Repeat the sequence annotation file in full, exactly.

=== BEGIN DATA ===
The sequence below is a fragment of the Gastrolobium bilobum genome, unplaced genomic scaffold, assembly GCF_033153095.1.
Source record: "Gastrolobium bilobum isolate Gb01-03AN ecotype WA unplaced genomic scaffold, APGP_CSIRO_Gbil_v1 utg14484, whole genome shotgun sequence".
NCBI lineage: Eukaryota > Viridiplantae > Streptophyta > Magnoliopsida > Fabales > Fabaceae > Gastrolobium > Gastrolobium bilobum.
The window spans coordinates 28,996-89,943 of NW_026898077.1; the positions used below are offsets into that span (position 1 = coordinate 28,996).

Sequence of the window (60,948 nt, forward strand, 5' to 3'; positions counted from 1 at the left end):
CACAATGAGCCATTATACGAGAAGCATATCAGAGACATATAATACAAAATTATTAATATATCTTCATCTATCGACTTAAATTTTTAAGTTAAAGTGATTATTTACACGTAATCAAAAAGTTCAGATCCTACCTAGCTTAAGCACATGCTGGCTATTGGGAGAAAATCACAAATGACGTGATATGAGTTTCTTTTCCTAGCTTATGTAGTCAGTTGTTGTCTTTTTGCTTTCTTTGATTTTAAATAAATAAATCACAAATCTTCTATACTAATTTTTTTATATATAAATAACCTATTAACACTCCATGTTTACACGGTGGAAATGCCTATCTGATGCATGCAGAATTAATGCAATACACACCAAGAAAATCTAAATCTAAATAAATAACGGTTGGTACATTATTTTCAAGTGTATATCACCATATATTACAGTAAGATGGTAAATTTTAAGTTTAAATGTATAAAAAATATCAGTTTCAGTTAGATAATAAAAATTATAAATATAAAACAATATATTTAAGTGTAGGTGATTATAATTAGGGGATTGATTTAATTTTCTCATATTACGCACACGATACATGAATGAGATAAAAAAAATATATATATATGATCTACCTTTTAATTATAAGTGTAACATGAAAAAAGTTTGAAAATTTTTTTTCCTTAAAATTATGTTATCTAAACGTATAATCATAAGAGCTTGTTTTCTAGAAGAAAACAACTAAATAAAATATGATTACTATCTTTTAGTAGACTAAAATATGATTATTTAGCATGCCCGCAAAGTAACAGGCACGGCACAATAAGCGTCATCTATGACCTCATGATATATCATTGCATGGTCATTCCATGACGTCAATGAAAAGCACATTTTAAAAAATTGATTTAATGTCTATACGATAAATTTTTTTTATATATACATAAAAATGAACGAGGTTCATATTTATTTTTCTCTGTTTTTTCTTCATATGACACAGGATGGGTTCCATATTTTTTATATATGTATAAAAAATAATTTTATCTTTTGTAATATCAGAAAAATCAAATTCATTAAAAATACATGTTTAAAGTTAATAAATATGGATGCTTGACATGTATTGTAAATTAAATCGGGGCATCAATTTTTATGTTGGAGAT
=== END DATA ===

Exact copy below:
The sequence below is a fragment of the Gastrolobium bilobum genome, unplaced genomic scaffold, assembly GCF_033153095.1.
Source record: "Gastrolobium bilobum isolate Gb01-03AN ecotype WA unplaced genomic scaffold, APGP_CSIRO_Gbil_v1 utg14484, whole genome shotgun sequence".
NCBI lineage: Eukaryota > Viridiplantae > Streptophyta > Magnoliopsida > Fabales > Fabaceae > Gastrolobium > Gastrolobium bilobum.
The window spans coordinates 28,996-89,943 of NW_026898077.1; the positions used below are offsets into that span (position 1 = coordinate 28,996).

Sequence of the window (60,948 nt, forward strand, 5' to 3'; positions counted from 1 at the left end):
CACAATGAGCCATTATACGAGAAGCATATCAGAGACATATAATACAAAATTATTAATATATCTTCATCTATCGACTTAAATTTTTAAGTTAAAGTGATTATTTACACGTAATCAAAAAGTTCAGATCCTACCTAGCTTAAGCACATGCTGGCTATTGGGAGAAAATCACAAATGACGTGATATGAGTTTCTTTTCCTAGCTTATGTAGTCAGTTGTTGTCTTTTTGCTTTCTTTGATTTTAAATAAATAAATCACAAATCTTCTATACTAATTTTTTTATATATAAATAACCTATTAACACTCCATGTTTACACGGTGGAAATGCCTATCTGATGCATGCAGAATTAATGCAATACACACCAAGAAAATCTAAATCTAAATAAATAACGGTTGGTACATTATTTTCAAGTGTATATCACCATATATTACAGTAAGATGGTAAATTTTAAGTTTAAATGTATAAAAAATATCAGTTTCAGTTAGATAATAAAAATTATAAATATAAAACAATATATTTAAGTGTAGGTGATTATAATTAGGGGATTGATTTAATTTTCTCATATTACGCACACGATACATGAATGAGATAAAAAAAATATATATATATGATCTACCTTTTAATTATAAGTGTAACATGAAAAAAGTTTGAAAATTTTTTTTCCTTAAAATTATGTTATCTAAACGTATAATCATAAGAGCTTGTTTTCTAGAAGAAAACAACTAAATAAAATATGATTACTATCTTTTAGTAGACTAAAATATGATTATTTAGCATGCCCGCAAAGTAACAGGCACGGCACAATAAGCGTCATCTATGACCTCATGATATATCATTGCATGGTCATTCCATGACGTCAATGAAAAGCACATTTTAAAAAATTGATTTAATGTCTATACGATAAATTTTTTTTATATATACATAAAAATGAACGAGGTTCATATTTATTTTTCTCTGTTTTTTCTTCATATGACACAGGATGGGTTCCATATTTTTTATATATGTATAAAAAATAATTTTATCTTTTGTAATATCAGAAAAATCAAATTCATTAAAAATACATGTTTAAAGTTAATAAATATGGATGCTTGACATGTATTGTAAATTAAATCGGGGCATCAATTTTTATGTTGGAGAT